||Problems with thinking,
reasoning and remembering in people with Parkinson's disease
"I often come up with the
answer long after the question was asked"
to the slowness of movement typical of people with Parkinson’s disease
(PD), you may also find that you are slower in thinking, reasoning and
remembering. These cognitive changes can be very frustrating, but are
seldom disabling. Only a minority, perhaps 20% of people with PD, have
more significant problems of dementia that interfere with quality of life.
most common cognitive changes include slowed ability to think and process
information. You may find it difficult to come up with new ways of solving
problems and to change from one subject to another. While changes in
memory are less frequent, people with PD tend to forget where and when
information was obtained but remember the information itself. You may
recall information much better if given cues, or multiple choices to
are likely to be worst when you are anxious, tired or hurried. You can
make life easier by always allowing yourself plenty of time and avoiding
stressful situations. Simplify information and concentrate on what is most
relevant. Make full use of prompts, such as diaries, verbal and written
reminders and alarms.
(usually taking the form of seeing people or animals that are not there)
and delusions (believing things that are not true) can be related to PD or
to PD medication. A change in dose, or of drug, may be sufficient for them
Top of Page
development of more serious memory and thinking problems leading to
dementia can be easily overlooked. Family and carers can wrongly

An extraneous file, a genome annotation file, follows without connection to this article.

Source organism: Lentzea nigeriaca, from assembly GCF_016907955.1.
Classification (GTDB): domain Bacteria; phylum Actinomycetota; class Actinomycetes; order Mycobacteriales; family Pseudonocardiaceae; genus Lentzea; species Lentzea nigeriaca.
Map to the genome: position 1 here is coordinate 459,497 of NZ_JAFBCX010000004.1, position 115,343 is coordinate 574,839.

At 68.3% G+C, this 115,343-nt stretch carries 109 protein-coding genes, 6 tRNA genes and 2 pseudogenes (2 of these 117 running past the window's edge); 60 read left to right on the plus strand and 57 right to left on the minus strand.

attribute the slow development of unreliability and behavioural changes
to intentional behaviour and laziness. Misunderstanding can then lead to
resentment and frustration.
should not jump to the conclusion that any problem with your memory or
thinking is due to PD. Everybody takes longer to react and to remember
things as they get older. Drug treatment (for PD and for other
conditions), depression, infections and metabolic upsets are common
causes of confusion and are easily treatable. People with PD can develop
other conditions, such as stroke and Alzheimer’s disease, in the same
way as anyone else.
visual hallucinations and confusion develop within a few months of onset
of parkinsonism, the diagnosis may be a condition called dementia with
Lewy bodies (DLB), rather than PD. Some authorities think that DLB and
PD with dementia are the same condition. Both groups of patients may
benefit from the new cholinergic drugs developed for Alzheimer’s
You should seek specialist advice from a doctor
or psychologist if you are concerned about your memory and thinking.
Useful books include:
‘Coping with Memory Problems’, by Linda
Clare and Barbara Wilson, published in
1997 by Thames Valley Test Company. ISBN 1 874 261 113.
Useful websites include:
Memory - Helping Yourself
Lewy Body Dementia Association Inc